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Best pole spear length for lion fish

Discussion in 'General Scuba Equipment Discussions' started by 12th Man, Mar 13, 2020.

  1. 12th Man

    12th Man Angel Fish

    # of Dives: 100 - 199
    Location: J&D Ranch North Central Texas
    Looking to purchase a pole spear for lion fish. I've seen them in 3.5', 4', 5', 6' and 7' minus the stainless steel tip.

    For those of you who you these spears what do you find as the optimal length?

  2. MargaritaMike

    MargaritaMike Divemaster ScubaBoard Supporter

    # of Dives: 1,000 - 2,499
    Location: On a non-divable lake in SE Texas
    I like the JBL D-36 36"
  3. MAKO Spearguns

    MAKO Spearguns ScubaBoard Business Sponsor ScubaBoard Business Sponsor

    It is somewhat a question preference. Generally, (but not always) lionfish are bold and will allow a close approach and the placement of the spear tip quite close to their body/head. So, this means that you really don't need and expensive or powerful pole spear.

    If you would like to exclusively target lionfish, a very short spear is fine and is very inexpensive. We offer this, if you are interested:



    If you might desire to target other (moderately sized fish) you might consider this inexpensive pole spear.


    This spear lets you adjust the spear length. The longer the spear, the further away you can stay from the fish when you shoot and it is also allows you to target fish that are hiding deeper under a ledge.

    Sam Miller III, JohnN and Hank49 like this.
  4. RyanT

    RyanT ScubaBoard Supporter ScubaBoard Supporter

    # of Dives: 500 - 999
    Location: Maryland
    In my experience, most lion fish will allow a close approach. However, I have seen a number of them get a bit skittish from a close approach. As such, I'm not a huge fan of the really short poles. A 36" would likely be a good compromise for getting a little bit of distance and still being manageable to put in the container.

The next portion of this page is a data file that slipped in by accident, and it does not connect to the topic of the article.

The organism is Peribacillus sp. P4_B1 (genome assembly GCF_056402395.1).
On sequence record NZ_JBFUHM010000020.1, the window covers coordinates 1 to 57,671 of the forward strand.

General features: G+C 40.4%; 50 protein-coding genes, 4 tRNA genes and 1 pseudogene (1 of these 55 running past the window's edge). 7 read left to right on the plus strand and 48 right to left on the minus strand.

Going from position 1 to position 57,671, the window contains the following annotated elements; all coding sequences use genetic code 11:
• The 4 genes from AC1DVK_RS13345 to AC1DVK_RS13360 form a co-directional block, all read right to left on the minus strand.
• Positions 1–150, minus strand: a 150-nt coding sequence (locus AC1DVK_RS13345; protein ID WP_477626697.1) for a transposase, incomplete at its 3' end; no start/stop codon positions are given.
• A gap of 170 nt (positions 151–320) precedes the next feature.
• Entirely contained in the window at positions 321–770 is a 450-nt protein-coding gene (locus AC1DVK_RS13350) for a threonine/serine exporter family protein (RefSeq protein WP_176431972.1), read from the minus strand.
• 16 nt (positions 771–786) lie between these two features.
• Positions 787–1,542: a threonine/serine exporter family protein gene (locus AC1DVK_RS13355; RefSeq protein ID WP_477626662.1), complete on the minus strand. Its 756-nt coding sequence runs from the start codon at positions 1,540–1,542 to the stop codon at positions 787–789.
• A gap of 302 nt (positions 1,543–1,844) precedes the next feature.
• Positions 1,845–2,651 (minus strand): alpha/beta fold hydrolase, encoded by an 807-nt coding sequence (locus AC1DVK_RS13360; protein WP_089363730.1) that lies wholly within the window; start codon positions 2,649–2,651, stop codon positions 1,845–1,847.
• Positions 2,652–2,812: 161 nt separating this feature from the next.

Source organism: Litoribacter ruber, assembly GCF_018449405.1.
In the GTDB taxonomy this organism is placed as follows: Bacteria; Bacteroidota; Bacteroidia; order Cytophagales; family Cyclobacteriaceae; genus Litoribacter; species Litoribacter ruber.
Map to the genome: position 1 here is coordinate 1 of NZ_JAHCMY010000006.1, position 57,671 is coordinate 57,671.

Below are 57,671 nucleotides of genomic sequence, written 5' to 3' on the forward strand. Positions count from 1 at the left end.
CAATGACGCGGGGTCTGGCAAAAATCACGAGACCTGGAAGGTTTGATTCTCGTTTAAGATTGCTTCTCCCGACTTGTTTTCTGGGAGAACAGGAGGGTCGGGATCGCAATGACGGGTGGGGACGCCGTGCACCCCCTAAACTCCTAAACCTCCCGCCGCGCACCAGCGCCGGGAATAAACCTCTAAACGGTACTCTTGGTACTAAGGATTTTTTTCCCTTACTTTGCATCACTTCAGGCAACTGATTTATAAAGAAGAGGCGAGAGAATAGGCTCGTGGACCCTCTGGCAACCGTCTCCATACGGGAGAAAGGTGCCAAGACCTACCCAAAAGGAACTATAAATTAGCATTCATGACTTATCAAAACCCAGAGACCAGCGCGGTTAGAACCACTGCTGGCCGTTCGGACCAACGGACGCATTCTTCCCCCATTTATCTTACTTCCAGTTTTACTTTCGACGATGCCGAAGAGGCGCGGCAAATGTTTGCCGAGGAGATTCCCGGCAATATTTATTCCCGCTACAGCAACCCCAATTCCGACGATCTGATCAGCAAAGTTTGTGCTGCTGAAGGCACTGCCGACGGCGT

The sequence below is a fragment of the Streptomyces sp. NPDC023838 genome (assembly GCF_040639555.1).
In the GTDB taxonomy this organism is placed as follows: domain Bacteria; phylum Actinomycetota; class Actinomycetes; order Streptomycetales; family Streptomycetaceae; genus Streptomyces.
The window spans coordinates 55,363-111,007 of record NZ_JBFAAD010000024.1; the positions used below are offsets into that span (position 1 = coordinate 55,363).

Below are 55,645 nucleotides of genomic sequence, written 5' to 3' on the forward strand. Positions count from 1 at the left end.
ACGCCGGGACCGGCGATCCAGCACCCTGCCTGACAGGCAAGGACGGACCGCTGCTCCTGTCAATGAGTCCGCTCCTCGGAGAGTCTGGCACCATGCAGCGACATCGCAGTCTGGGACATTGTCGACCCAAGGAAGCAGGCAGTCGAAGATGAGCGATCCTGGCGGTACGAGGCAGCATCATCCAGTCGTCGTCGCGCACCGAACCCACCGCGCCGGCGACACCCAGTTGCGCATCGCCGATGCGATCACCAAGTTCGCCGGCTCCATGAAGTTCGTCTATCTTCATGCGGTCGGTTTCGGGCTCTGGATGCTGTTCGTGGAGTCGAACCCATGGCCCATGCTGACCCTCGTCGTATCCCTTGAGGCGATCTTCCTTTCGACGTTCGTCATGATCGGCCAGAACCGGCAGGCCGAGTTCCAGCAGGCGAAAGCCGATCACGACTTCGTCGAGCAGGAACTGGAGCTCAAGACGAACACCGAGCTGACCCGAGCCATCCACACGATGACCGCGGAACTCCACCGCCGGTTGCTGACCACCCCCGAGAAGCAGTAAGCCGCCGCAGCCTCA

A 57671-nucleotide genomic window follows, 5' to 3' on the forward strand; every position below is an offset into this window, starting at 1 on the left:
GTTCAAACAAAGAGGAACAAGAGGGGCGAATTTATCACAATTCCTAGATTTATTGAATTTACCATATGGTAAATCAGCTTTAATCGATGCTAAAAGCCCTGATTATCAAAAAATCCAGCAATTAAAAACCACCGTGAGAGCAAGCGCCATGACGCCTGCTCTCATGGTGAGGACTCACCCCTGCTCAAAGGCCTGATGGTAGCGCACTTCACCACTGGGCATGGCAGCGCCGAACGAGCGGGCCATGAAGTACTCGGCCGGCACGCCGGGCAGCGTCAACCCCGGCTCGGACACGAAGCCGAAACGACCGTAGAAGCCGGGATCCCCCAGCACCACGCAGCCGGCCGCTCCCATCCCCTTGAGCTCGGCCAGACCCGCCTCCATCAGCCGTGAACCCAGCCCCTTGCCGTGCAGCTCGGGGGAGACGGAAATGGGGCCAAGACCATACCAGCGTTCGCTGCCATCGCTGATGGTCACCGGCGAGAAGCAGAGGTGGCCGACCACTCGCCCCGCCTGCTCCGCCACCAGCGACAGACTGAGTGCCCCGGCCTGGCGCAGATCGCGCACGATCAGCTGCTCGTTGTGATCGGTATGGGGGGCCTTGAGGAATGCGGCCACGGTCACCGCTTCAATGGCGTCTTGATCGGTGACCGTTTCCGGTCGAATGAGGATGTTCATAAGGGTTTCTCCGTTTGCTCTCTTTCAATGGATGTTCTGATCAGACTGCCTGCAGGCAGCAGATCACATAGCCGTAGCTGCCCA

5. waves_221

    waves_221 Solo Diver

  6. Bubblesong

    Bubblesong Marine Scientist

    # of Dives: 50 - 99
    Location: Massachusetts
    What material is the pole part made of? And the trident tip? The webpage i clicked on does not describe materials.
  7. waves_221

    waves_221 Solo Diver

    The pole is aluminum and the trident tip is stainless steel.
    Bubblesong likes this.
  8. Hank49

    Hank49 Solo Diver

    I'd go for the 6 foot. You never know....sneaking around on the reef looking for lionfish....and a nice snapper comes into range. Might need a bit more power and range than 38 inch....and it's also very doable shooting those little bastards.
  9. waves_221

    waves_221 Solo Diver

    Longer spears work well too. I personally don't like them shorter than 3'. We have permits that limit our spear size to 4' in protected areas. So for me a 4' spear makes sense and I'm just hunting lionfish anyway.
  10. Johnoly

    Johnoly Solo Diver

    # of Dives: 2,500 - 4,999
    There is a BIG difference in LF hunting just casually if you see one and than LF hunting because it's a tournament, etc
    If you are just starting out, then get a 2.5ft butt to tip, with a 6 inch 3 pronger. It's easy to carry underwater, easy to reboard the boat ladder and easy to giant stride/back roll off the boat and the short length won't get in the way. You can one online ~$30 from Florida Scuba divers at POLESPEAR PARALYZER

    As you get more experience, and enter a tournament you should move up to a 42 inch pole with 12 inch 3 pronger. The reason why is because when you do the tournament, you've probably done alot of research and are only going to a handful of divesites that are only loaded with lionfish and you really won't move more that 30 feet from where you hit the sand. In this case it will be 10-30 lions clustered together. You will waste so much time and gas if you just shoot the lions, one by one and bag them individually. Typically I will shoot one, keep it on the spear, shoot 2-3 more stacked on the spear and finally put all 3-5 LF's into my zookeeper all at once. You also will be diving with 2 zookeepers each dive and typically float one up when it gets full and start filling the 2nd one till out of gas.

    Just like dive equipment, don't try to force your equipment to do things it's not best at doing. You don't use a putter to hit a golf ball off the tee and you don't use a driver to putt on the green (even though both would work). Take the right gear down for the dive you are about to do.

    VWRdiver, Hank49, RyanT and 1 other person like this.

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